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A Peek Into the Criminal Side

Crissy Dixon will continue to learn in the Elder Law Clinic by working there half-time this summer. The rest of the time, she will work with the Forsyth County District Attorney’s office, focusing on cases of elder abuse, exploitation, and neglect.

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Wake Forest Elder Law Clinic to participate in free Advanced Healthcare Planning workshop on Wednesday, April 15

Kate MeWhinney - Elderlaw clinicProfessor Kate Mewhinney

Wake Forest Law Professor Kate Mewhinney, director of the Elder Law Clinic, and two law students, LaRita Dingle (’15) and Crissy Dixon (’16), will participate in a free Advanced Healthcare Planning workshop from 1-4 p.m. on Wednesday, April 15, at Senior Services in Winston-Salem, N.C.  Presented by the North Carolina Bar Association, the workshop is one of 55 offered during the month of April, which has been designated National Healthcare Decisions Month, as part of the Community Partnership for Compassionate Care coalition’s  “Got Plans?” campaign.

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Congratulations Fall 2014 Elder Law Clinic

Group - webGelila Selassie, Ben Winikoff, Heidi Muller
Erin McKee, Colton Sexton

This fall, the Elder Law Clinic moved into a spacious suite on the ground floor of the law school.  The space was completely renovated and specifically designed to meet the needs of clients and students.  Reserved client parking is directly in front of the building.  Come visit sometime soon!

Unfazed by the changes going on around them, this semester’s “associates” worked on a variety of cases.  Each of them handled a guardianship matter and prepared several wills.  They advised some clients about debtor-creditor laws and others about health care laws that cover long-term care.

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Voting Rights Program

Erin McKee led the clinic’s involvement in a program that focused on voting rights.  Its goal was to ensure voting access for older and disabled voters.  We were honored to collaborate with several organizations.  Shown below, L to R:  Charmaine Fuller Cooper (AARP of N.C.),  Erin McKee, Professor Kate Mewhinney, Ann Fesmire (League of Women Voters of the Piedmont), Brent Laurenz (N.C. Center for Voter Education), Marlene Pratto (LWV of the Piedmont), and Linda Sutton (Democracy N.C.).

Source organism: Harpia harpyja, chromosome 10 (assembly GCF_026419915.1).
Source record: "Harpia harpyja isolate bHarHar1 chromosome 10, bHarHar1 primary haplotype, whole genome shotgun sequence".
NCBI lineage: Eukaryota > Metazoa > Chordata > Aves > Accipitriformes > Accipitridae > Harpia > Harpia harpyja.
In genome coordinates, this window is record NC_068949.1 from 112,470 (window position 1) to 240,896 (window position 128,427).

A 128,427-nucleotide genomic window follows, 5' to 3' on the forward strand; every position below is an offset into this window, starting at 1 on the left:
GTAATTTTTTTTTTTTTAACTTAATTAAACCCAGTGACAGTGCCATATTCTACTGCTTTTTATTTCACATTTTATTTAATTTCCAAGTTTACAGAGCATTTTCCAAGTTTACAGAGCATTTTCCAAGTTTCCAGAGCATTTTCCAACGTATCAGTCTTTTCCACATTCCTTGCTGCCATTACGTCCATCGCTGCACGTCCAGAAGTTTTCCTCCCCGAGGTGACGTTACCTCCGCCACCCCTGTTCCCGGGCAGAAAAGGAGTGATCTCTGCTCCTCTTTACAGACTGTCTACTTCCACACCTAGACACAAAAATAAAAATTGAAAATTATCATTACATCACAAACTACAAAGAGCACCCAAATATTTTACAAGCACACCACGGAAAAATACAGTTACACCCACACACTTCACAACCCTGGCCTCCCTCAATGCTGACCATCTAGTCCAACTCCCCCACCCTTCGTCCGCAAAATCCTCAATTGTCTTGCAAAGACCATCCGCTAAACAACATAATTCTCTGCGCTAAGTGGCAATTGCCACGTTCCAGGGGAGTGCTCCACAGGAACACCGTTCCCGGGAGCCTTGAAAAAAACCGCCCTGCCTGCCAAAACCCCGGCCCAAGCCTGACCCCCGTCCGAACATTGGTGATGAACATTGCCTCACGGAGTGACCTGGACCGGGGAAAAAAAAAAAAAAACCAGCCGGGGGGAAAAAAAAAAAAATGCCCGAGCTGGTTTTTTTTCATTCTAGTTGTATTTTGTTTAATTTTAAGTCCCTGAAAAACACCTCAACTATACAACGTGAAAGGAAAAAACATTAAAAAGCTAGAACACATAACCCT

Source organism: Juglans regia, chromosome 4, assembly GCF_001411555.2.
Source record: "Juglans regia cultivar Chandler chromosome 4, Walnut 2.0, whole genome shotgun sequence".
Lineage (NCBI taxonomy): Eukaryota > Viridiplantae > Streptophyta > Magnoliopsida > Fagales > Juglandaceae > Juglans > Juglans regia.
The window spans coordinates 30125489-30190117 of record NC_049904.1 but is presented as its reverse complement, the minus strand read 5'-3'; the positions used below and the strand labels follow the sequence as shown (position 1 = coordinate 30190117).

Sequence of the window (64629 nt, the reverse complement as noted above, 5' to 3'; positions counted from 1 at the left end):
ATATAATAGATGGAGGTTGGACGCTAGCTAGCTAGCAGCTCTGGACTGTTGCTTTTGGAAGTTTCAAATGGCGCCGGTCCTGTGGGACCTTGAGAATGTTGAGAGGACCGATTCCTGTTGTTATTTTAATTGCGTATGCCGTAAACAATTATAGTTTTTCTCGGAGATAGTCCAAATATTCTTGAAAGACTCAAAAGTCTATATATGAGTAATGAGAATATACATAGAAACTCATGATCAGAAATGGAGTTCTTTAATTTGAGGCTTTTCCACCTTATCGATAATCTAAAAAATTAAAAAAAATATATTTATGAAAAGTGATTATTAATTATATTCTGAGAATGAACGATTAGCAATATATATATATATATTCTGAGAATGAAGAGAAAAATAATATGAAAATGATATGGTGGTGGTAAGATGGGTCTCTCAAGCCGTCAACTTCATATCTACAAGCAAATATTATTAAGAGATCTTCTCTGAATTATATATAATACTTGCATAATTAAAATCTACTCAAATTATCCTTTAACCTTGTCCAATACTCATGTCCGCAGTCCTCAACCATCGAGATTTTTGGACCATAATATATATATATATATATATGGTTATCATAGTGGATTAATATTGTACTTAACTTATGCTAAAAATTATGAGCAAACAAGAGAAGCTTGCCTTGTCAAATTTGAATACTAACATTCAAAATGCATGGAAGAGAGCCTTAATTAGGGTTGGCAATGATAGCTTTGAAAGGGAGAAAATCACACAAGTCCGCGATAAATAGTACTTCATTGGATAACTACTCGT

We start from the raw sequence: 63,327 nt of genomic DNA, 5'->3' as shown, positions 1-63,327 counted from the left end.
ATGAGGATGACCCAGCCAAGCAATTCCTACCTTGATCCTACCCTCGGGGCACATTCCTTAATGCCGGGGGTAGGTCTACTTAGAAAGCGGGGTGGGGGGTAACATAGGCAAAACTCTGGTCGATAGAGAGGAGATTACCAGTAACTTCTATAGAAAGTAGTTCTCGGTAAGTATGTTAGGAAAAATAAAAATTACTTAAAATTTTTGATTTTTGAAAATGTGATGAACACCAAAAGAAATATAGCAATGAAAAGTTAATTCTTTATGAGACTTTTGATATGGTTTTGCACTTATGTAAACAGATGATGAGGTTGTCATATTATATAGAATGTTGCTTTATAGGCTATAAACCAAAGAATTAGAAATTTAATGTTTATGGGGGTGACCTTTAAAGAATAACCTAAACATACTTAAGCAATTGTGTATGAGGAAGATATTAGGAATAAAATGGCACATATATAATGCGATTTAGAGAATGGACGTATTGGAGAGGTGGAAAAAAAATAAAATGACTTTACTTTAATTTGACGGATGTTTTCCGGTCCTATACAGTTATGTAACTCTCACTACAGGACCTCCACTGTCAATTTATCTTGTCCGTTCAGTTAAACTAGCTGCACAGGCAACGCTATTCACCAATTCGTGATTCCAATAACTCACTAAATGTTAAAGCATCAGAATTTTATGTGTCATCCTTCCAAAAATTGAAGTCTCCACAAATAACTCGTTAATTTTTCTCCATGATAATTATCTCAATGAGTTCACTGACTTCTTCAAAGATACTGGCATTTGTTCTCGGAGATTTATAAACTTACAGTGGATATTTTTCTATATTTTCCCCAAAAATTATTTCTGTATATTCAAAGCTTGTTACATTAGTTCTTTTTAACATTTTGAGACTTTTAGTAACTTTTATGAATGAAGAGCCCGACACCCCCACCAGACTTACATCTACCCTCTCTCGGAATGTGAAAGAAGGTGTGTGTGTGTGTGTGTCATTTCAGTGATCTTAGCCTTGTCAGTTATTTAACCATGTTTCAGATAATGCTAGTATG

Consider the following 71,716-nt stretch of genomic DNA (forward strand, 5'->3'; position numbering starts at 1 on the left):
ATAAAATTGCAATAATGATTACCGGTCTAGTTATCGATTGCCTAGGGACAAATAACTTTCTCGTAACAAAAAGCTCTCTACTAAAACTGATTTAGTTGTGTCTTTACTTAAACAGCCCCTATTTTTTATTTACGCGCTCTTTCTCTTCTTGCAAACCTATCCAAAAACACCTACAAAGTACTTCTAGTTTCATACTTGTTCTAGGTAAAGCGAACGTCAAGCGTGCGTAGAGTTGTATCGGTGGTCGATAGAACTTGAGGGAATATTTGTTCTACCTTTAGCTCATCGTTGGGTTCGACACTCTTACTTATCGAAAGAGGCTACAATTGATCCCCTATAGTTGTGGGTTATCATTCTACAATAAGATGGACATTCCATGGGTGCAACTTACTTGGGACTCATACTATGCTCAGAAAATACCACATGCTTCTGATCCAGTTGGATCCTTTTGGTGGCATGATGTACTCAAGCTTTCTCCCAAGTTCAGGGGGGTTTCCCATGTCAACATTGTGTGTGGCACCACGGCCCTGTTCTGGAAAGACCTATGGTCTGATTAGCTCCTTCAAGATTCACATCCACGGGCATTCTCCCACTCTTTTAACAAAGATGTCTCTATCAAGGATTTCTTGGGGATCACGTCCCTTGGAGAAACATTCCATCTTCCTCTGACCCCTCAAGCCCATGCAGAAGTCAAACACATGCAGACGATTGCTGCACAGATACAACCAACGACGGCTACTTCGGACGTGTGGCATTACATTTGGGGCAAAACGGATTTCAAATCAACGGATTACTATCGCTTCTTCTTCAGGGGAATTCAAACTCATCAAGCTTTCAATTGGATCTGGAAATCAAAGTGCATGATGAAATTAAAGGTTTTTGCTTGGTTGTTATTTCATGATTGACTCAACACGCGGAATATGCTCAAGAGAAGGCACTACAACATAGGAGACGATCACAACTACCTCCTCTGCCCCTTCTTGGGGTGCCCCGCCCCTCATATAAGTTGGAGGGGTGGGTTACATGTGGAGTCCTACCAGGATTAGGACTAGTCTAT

Resources on voting rights can be found on the Elder Law Clinic website. Erin also wrote a piece about voting access laws for the N.C. Bar Association’s Elder Law Section newsletter.

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Special Thanks

A recent career panel on elder law featured attorneys Jonathan Williams (‘11), Ben Limehouse (’14) and Karen Malay, who is with the firm of Allman Spry.  Limehouse has joined the Winston-Salem firm of Wells Liipfert, as an associate.

The clinic students were fortunate to hear from Aimee Smith (‘02), who helped teach a class on Medicaid planning strategies.  Parker Smith (‘12) came to talk about an elder abuse prevention project she leads with Pisgah Legal Services, Asheville.  It is funded by a grant from the N.C. Attorney General. She was introduced, below, by Professor Mewhinney.

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Parker Smith

 

The Secret Phone Call

Erin McKee got a telephone call.  It was the day before her new client was to come in, and the client’s daughter was calling.  She wanted to know if she could talk to Erin before her mom came.  These seemingly innocuous events can cause a lawyer to lose sight of who it is that she represents.

Families usually mean well, but by talking “behind the back” of the older client, we undermine the relationship of trust.  This conduct also might give the relatives a sense of control over the lawyer.  Erin decided to wait until the client came in.  She got the client’s permission to talk with the daughter, and had the conversation in front of her client.

To learn more about ethical issues in elder law, see the clinic’s resource page.